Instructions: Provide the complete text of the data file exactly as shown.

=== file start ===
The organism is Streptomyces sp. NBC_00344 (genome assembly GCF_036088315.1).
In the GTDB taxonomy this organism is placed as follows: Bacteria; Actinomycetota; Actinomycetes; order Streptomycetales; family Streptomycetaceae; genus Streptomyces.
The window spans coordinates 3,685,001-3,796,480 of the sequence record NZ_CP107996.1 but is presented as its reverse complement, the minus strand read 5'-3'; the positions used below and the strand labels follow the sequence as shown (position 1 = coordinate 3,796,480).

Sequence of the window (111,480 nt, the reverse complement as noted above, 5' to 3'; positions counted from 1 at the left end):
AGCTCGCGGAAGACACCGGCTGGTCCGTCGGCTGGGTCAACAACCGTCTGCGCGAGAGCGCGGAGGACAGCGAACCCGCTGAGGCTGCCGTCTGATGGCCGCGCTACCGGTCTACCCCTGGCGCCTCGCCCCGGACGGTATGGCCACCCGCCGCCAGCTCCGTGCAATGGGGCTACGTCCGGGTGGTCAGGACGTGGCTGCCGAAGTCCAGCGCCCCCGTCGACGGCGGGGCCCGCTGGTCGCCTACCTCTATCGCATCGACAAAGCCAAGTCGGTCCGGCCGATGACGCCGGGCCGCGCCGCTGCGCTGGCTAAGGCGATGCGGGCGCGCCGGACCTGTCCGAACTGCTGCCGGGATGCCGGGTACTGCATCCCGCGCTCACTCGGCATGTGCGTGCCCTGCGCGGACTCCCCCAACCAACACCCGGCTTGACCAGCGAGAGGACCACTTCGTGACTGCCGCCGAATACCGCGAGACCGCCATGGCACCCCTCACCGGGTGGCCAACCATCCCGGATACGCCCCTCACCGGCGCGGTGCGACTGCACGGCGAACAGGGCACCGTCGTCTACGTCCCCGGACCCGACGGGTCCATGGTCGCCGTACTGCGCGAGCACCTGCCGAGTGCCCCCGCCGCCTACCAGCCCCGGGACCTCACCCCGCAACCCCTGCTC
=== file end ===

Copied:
The organism is Streptomyces sp. NBC_00344 (genome assembly GCF_036088315.1).
In the GTDB taxonomy this organism is placed as follows: Bacteria; Actinomycetota; Actinomycetes; order Streptomycetales; family Streptomycetaceae; genus Streptomyces.
The window spans coordinates 3,685,001-3,796,480 of the sequence record NZ_CP107996.1 but is presented as its reverse complement, the minus strand read 5'-3'; the positions used below and the strand labels follow the sequence as shown (position 1 = coordinate 3,796,480).

Sequence of the window (111,480 nt, the reverse complement as noted above, 5' to 3'; positions counted from 1 at the left end):
AGCTCGCGGAAGACACCGGCTGGTCCGTCGGCTGGGTCAACAACCGTCTGCGCGAGAGCGCGGAGGACAGCGAACCCGCTGAGGCTGCCGTCTGATGGCCGCGCTACCGGTCTACCCCTGGCGCCTCGCCCCGGACGGTATGGCCACCCGCCGCCAGCTCCGTGCAATGGGGCTACGTCCGGGTGGTCAGGACGTGGCTGCCGAAGTCCAGCGCCCCCGTCGACGGCGGGGCCCGCTGGTCGCCTACCTCTATCGCATCGACAAAGCCAAGTCGGTCCGGCCGATGACGCCGGGCCGCGCCGCTGCGCTGGCTAAGGCGATGCGGGCGCGCCGGACCTGTCCGAACTGCTGCCGGGATGCCGGGTACTGCATCCCGCGCTCACTCGGCATGTGCGTGCCCTGCGCGGACTCCCCCAACCAACACCCGGCTTGACCAGCGAGAGGACCACTTCGTGACTGCCGCCGAATACCGCGAGACCGCCATGGCACCCCTCACCGGGTGGCCAACCATCCCGGATACGCCCCTCACCGGCGCGGTGCGACTGCACGGCGAACAGGGCACCGTCGTCTACGTCCCCGGACCCGACGGGTCCATGGTCGCCGTACTGCGCGAGCACCTGCCGAGTGCCCCCGCCGCCTACCAGCCCCGGGACCTCACCCCGCAACCCCTGCTC